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Celebrating Dan Brooks’ 40th Year of Coaching: A Duke Legacy

If you’ve grown up dreaming of playing college (and professional) golf, you’ve likely thought about playing at Duke University. Their dominance in NCAA Championships – especially their 3-peat from 2005 to 2007 – kept them at the top of the rankings for those hoping to be recruited by Coach Dan Brooks.

Brooks is celebrating his 40th year of coaching in 2024, and his legacy is firmly established not only at Duke (where he has coached all 40 years), but also in the women’s golf world. His program has produced world-renowned LPGA Tour players like Liz Janangelo, Amanda Blumenherst, Lindy Duncan and, most recently, Celine Boutier, Leona Maguire and Jaravee Boonchant.

With such an impact on the women’s game, Brooks hopes to continue advocating for his players for years to come. Fairway to Green’s Kelly Okun had an opportunity to chat with Brooks about his rich history at Duke as well as the program’s future.

In the video, you’ll hear Brooks’ take on why he has been so successful (7 NCAA Championship titles, 140+ wins and a Duke Hall of Fame induction, to name a few achievements). It’s evident through his answers and watching him with his players that he truly cares about their well-being and has succeeded in his goal of recruiting “special people.”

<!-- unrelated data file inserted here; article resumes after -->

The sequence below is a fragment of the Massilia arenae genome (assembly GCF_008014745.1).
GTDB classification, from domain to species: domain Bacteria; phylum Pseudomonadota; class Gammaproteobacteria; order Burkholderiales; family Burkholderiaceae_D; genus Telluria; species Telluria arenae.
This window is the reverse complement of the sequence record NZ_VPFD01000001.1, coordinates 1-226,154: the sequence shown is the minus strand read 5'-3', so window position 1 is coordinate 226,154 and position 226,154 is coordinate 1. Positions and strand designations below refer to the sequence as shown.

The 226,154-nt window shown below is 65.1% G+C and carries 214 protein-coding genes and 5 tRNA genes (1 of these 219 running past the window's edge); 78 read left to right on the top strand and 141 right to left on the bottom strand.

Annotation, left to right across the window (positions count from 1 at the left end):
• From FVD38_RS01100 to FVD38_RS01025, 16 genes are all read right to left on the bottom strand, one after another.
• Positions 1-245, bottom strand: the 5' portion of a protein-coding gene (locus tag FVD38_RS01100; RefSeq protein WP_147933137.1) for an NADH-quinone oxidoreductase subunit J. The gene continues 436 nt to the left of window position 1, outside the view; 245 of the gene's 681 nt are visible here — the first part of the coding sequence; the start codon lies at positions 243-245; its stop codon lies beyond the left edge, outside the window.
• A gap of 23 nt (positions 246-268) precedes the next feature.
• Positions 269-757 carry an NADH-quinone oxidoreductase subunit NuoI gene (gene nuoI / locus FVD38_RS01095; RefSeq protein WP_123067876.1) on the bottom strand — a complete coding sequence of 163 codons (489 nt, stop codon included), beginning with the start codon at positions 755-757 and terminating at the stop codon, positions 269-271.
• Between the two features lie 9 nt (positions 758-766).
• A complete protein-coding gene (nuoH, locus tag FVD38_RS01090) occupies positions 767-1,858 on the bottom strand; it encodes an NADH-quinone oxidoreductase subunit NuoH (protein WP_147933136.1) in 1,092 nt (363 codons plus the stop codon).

Duke University Golf Course at the Washington Duke Inn & Golf Club.
Duke University Golf Course at the Washington Duke Inn & Golf Club. Courtesy of Duke Athletics.

Brooks credits Duke’s facilities, especially the Duke University Golf Course, for his success. If you’ve ever played Duke’s golf course in Durham, NC, you can appreciate how difficult it is. Brooks believes training on such a challenging golf course is the best way to prepare his student-athletes for tournaments; if they can conquer this golf course, they can play anywhere.

On the recruiting side, Brooks ensures “student” stays part of the “student-athlete” job description. Duke has a rigorous curriculum that requires a strong academic background, but he says it goes beyond that: if you have the discipline to succeed in school, you’re more likely to implement that discipline on the golf course. That work ethic, plus the drive to “want it all,” is what Brooks looks for in his recruits.

While Brooks hopes he’ll be able to coach for another 40 years, it’s clear his legacy will continue to live on through all the players he has supported over the last several decades, even after he decides to retire. Here’s hoping that happens in 2064.

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